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The Cuddys at Woo Lae Oak in Los Angeles, celebrating Susan’s 70th birthday in 1985. From left: Christine, Frank, Susan and Flip

Susan dressed for an international day event in Los Angeles in 1936. • Family photo, 1941 in Los Angeles. Front row from left: Soorah, Helen Ahn and Susan. Back row: Ralph, Philip and Philson • 1941 in Los Angeles with mother Helen Ahn, Soorah and Susan.

Susan teaching at US Navy Link Training School in Atlanta, Georgia in 1942. • Susan and Navy pilot at Atlantic City Naval Air Station in 1942.

Excerpt from author John Cha’s Willow Tree Shade: The Susan Ahn Cuddy Story

Story John Cha

Mother Didn't Speak to Me for Five Years…

An extraordinary woman struggles with her estranged relationship with her mother. An excerpt from author John Cha’s Willow Tree Shade: The Susan Ahn Cuddy Story.

Susan Ahn Cuddy was born in Los Angeles in 1915 to Dosan Ahn Chang Ho, probably the most respected and well-known man in all of Korea and within Korean communities in the United States and around the world. Because of his lifetime work for the freedom and for the independence of Korea from the Japanese, Dosan is equated with leaders like George Washington, Sun Yat Sen, Martin Luther King, and Gandhi.

When World War II came Susan joined the U.S. Navy because she wanted to fight the Japanese war machine, the same military empire that had imprisoned her father and eventually killed him. She became the first Asian American woman officer in the Navy and distinguished herself as the first woman gunnery officer in the history of the U.S. Navy. As a gunnery officer, she taught the Navy and Royal Air Force fighter pilots aerial battle tactics.

From there she went on to the Office of Naval Intelligence in Washington, D.C., where she met and married Francis Cuddy, fellow Naval Intelligence analyst. Her marriage to a non-Korean man mortified her mother, who would not speak to Susan for five years. In the meantime Susan moved on to work at the National Security Agency (NSA) as an intelligence analyst and then section chief of CREF (Central Reference Section), supervising 300 linguists and experts on Russia.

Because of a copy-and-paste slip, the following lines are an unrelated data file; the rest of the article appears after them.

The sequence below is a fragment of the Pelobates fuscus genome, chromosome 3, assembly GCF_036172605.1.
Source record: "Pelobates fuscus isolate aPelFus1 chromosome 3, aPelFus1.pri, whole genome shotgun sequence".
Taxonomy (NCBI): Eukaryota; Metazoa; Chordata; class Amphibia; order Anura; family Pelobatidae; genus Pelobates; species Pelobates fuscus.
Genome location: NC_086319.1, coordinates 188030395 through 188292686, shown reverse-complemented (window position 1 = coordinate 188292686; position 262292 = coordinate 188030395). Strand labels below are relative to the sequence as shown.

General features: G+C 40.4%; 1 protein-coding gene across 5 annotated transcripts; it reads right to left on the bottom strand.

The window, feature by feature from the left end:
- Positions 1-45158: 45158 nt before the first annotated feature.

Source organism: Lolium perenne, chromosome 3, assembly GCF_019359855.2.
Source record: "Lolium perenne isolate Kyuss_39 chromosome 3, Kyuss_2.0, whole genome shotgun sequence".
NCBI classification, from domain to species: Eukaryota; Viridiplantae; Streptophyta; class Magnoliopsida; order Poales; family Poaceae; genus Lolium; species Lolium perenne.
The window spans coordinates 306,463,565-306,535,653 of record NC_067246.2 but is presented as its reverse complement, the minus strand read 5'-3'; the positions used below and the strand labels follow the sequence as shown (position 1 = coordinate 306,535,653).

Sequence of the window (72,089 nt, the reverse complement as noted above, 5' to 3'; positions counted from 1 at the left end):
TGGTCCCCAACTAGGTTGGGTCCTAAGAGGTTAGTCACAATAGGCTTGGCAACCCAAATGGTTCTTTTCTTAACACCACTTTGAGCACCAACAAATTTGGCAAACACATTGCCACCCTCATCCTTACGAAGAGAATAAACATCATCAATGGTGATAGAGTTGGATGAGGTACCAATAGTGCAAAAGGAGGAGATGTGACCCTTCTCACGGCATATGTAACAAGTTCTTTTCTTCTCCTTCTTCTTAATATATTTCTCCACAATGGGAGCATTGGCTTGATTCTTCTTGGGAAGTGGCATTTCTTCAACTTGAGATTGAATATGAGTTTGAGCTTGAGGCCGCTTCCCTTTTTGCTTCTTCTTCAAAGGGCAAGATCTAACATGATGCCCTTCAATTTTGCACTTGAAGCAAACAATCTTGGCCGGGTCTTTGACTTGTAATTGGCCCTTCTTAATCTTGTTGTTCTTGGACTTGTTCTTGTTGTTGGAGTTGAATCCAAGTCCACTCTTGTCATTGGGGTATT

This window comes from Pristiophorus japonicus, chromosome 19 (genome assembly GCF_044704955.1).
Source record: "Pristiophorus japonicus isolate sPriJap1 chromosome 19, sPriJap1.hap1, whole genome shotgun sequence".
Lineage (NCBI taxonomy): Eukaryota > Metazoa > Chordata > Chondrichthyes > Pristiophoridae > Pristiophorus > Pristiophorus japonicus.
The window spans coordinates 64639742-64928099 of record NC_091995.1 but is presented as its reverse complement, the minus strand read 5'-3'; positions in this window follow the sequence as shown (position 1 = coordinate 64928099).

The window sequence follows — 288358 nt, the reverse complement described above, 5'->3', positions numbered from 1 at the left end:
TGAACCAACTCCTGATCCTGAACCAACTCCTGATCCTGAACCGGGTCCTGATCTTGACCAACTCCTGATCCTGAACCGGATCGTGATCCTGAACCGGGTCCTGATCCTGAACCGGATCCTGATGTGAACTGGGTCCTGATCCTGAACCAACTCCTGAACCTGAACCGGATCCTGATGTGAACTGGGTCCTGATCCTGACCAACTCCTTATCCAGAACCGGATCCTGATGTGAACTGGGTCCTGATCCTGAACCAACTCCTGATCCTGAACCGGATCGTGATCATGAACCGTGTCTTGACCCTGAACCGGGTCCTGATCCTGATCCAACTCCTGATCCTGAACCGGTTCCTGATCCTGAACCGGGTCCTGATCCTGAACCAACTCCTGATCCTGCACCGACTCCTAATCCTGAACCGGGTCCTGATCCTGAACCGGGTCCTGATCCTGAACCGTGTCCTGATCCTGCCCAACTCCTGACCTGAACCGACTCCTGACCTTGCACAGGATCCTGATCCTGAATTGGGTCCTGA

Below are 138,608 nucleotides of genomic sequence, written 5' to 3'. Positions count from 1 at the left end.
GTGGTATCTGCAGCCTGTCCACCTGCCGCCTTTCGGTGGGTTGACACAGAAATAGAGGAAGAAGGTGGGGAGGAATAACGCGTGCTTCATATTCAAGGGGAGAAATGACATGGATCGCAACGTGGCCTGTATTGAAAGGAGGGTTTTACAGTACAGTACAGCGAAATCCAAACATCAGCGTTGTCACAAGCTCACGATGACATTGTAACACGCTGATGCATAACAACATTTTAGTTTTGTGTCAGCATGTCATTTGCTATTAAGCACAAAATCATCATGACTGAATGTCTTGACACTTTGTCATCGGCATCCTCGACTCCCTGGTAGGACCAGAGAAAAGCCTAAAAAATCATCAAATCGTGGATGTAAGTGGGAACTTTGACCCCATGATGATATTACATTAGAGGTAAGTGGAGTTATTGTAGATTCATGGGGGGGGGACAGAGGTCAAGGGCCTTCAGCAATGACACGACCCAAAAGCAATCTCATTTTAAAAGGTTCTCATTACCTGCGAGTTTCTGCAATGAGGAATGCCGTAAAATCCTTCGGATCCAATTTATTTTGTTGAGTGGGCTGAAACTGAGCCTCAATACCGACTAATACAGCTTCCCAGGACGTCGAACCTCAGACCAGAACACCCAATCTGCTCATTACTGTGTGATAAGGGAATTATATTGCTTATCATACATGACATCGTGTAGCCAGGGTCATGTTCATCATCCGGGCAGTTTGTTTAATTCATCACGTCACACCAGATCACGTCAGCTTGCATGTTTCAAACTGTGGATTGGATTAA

She retired from the NSA in 1959 and went home to Los Angeles to work with her siblings in the family restaurant called “Phil Ahn’s Moongate.” Moongate was frequented by Hollywood stars like Frank Sinatra and Marlon Brando, friends of Susan’s brother Philip who was also a well-known movie actor.

But Moongate was also a gathering center for the Korean community, where Susan began her work of collecting and organizing her father’s papers and memorabilia, about 6,000 items in all. The family donated the papers to the Korean government to the delight of the Korean scholars and historians. In the process, Susan Ahn became reacquainted with her heritage and became a historic bridge between past and present generations.

The following is an excerpt from John Cha’s narrative biography Willow Tree Shade: The Susan Ahn Cuddy Story (Korean American Heritage Foundation).


Not too many people knew about their marriage, only a handful of people from Arlington Hall on Susan’s side and a few Navy buddies on Frank’s side, along with Frank’s family. No one from Susan’s family was at the simple wedding ceremony in the Navy chapel. They had applied for a civil ceremony in Virginia only to find out that interracial marriage was illegal in that state. Up until then they hadn’t considered themselves an interracial couple, just a couple in love and nothing else and no arcane law was going to dim their rosy glow. They researched and found out that Washington, D.C. had no such ludicrous and racist law, and well, why not ask the chaplain at the Navy Building? The chaplain was delighted to do it, and they were married on April 25, 1947. Susan’s boss gave her away.

Susan didn’t tell her family anything. She knew that Mother would adamantly oppose the marriage because Frank was not Korean. Mom was stubborn that way. Her brothers would be only slightly more thrilled than Mom, but for different reasons. Judging by Philip’s reaction to Frank, her brothers and Frank weren’t going to become the best of friends. All she could hope for was that they tolerate each other, that was all, and she didn’t foresee much support for the marriage from her brothers either. Just as she had kept her Navy enlistment secret from her family, Susan kept her marriage under wraps. She wasn’t concerned about whether she was doing the right thing or not according to Korean tradition. She was more concerned whether she was doing the right thing with her own life: she was convinced that Frank was the right man for her and vice versa. No matter what tradition called for there wasn’t a Korean man alive whom she’d like to begin and spend her life with. She tried to think of Korean men in romantic terms, but she couldn’t. To her, Korean men were more like young uncles, brothers, comrades, friends, or pals whom she grew up and played with. She liked the same food that they did, and she shared the same background and concerns but that’s as far as it went. If there were anyone like Philip—tall, handsome and suave like him—it would have been a different story. But alas, there was no one like Philip. Moreover, her love for the Navy and those in it precluded other men from the running.